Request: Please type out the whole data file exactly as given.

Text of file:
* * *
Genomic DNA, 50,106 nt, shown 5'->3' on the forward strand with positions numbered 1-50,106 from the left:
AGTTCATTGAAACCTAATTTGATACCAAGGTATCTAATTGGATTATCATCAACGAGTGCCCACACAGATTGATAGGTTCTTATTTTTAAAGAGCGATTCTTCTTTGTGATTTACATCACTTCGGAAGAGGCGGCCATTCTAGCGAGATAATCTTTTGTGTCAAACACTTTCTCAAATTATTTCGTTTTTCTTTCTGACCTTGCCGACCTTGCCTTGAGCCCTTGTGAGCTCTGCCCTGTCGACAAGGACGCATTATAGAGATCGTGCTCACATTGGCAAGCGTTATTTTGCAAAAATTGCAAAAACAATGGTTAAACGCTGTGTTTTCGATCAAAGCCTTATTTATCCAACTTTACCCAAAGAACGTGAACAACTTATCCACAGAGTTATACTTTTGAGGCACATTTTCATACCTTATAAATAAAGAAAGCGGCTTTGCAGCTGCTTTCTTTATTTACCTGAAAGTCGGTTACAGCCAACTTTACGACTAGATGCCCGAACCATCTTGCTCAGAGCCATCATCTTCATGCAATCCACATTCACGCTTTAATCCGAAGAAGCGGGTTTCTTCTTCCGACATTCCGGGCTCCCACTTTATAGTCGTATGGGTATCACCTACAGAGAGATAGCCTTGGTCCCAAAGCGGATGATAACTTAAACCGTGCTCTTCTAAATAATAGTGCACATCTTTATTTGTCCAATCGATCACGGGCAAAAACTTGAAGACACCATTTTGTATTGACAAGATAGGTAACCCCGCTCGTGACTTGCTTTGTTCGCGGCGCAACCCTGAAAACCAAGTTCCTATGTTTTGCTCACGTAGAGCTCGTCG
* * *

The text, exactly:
Genomic DNA, 50,106 nt, shown 5'->3' on the forward strand with positions numbered 1-50,106 from the left:
AGTTCATTGAAACCTAATTTGATACCAAGGTATCTAATTGGATTATCATCAACGAGTGCCCACACAGATTGATAGGTTCTTATTTTTAAAGAGCGATTCTTCTTTGTGATTTACATCACTTCGGAAGAGGCGGCCATTCTAGCGAGATAATCTTTTGTGTCAAACACTTTCTCAAATTATTTCGTTTTTCTTTCTGACCTTGCCGACCTTGCCTTGAGCCCTTGTGAGCTCTGCCCTGTCGACAAGGACGCATTATAGAGATCGTGCTCACATTGGCAAGCGTTATTTTGCAAAAATTGCAAAAACAATGGTTAAACGCTGTGTTTTCGATCAAAGCCTTATTTATCCAACTTTACCCAAAGAACGTGAACAACTTATCCACAGAGTTATACTTTTGAGGCACATTTTCATACCTTATAAATAAAGAAAGCGGCTTTGCAGCTGCTTTCTTTATTTACCTGAAAGTCGGTTACAGCCAACTTTACGACTAGATGCCCGAACCATCTTGCTCAGAGCCATCATCTTCATGCAATCCACATTCACGCTTTAATCCGAAGAAGCGGGTTTCTTCTTCCGACATTCCGGGCTCCCACTTTATAGTCGTATGGGTATCACCTACAGAGAGATAGCCTTGGTCCCAAAGCGGATGATAACTTAAACCGTGCTCTTCTAAATAATAGTGCACATCTTTATTTGTCCAATCGATCACGGGCAAAAACTTGAAGACACCATTTTGTATTGACAAGATAGGTAACCCCGCTCGTGACTTGCTTTGTTCGCGGCGCAACCCTGAAAACCAAGTTCCTATGTTTTGCTCACGTAGAGCTCGTCG